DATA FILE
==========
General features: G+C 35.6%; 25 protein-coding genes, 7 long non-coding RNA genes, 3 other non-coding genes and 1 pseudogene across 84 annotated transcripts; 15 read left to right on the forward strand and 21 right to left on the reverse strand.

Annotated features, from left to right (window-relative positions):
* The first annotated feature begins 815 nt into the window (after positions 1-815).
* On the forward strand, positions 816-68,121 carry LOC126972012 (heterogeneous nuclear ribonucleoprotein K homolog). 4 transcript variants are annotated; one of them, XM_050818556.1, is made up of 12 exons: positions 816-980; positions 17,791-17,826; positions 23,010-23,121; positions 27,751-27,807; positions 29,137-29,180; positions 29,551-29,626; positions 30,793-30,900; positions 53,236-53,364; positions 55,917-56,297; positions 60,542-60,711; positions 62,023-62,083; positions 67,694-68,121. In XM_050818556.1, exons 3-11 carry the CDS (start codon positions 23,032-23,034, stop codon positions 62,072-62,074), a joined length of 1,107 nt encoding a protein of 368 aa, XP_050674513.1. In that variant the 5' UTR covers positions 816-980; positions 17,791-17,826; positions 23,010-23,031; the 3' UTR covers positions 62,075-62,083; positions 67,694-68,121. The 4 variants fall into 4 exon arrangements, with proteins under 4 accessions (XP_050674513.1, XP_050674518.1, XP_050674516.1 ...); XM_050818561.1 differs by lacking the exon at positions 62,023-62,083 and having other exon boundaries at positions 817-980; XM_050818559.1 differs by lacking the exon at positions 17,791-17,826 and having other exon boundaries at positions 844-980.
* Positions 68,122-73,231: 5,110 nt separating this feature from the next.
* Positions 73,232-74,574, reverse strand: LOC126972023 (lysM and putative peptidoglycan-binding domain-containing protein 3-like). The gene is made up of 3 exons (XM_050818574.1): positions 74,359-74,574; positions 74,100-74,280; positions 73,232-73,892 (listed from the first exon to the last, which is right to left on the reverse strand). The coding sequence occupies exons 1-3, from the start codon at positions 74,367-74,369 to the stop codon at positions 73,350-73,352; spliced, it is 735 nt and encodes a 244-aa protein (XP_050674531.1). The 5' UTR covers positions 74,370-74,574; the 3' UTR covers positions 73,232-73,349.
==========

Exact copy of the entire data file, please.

General features: G+C 35.6%; 25 protein-coding genes, 7 long non-coding RNA genes, 3 other non-coding genes and 1 pseudogene across 84 annotated transcripts; 15 read left to right on the forward strand and 21 right to left on the reverse strand.

Annotated features, from left to right (window-relative positions):
* The first annotated feature begins 815 nt into the window (after positions 1-815).
* On the forward strand, positions 816-68,121 carry LOC126972012 (heterogeneous nuclear ribonucleoprotein K homolog). 4 transcript variants are annotated; one of them, XM_050818556.1, is made up of 12 exons: positions 816-980; positions 17,791-17,826; positions 23,010-23,121; positions 27,751-27,807; positions 29,137-29,180; positions 29,551-29,626; positions 30,793-30,900; positions 53,236-53,364; positions 55,917-56,297; positions 60,542-60,711; positions 62,023-62,083; positions 67,694-68,121. In XM_050818556.1, exons 3-11 carry the CDS (start codon positions 23,032-23,034, stop codon positions 62,072-62,074), a joined length of 1,107 nt encoding a protein of 368 aa, XP_050674513.1. In that variant the 5' UTR covers positions 816-980; positions 17,791-17,826; positions 23,010-23,031; the 3' UTR covers positions 62,075-62,083; positions 67,694-68,121. The 4 variants fall into 4 exon arrangements, with proteins under 4 accessions (XP_050674513.1, XP_050674518.1, XP_050674516.1 ...); XM_050818561.1 differs by lacking the exon at positions 62,023-62,083 and having other exon boundaries at positions 817-980; XM_050818559.1 differs by lacking the exon at positions 17,791-17,826 and having other exon boundaries at positions 844-980.
* Positions 68,122-73,231: 5,110 nt separating this feature from the next.
* Positions 73,232-74,574, reverse strand: LOC126972023 (lysM and putative peptidoglycan-binding domain-containing protein 3-like). The gene is made up of 3 exons (XM_050818574.1): positions 74,359-74,574; positions 74,100-74,280; positions 73,232-73,892 (listed from the first exon to the last, which is right to left on the reverse strand). The coding sequence occupies exons 1-3, from the start codon at positions 74,367-74,369 to the stop codon at positions 73,350-73,352; spliced, it is 735 nt and encodes a 244-aa protein (XP_050674531.1). The 5' UTR covers positions 74,370-74,574; the 3' UTR covers positions 73,232-73,349.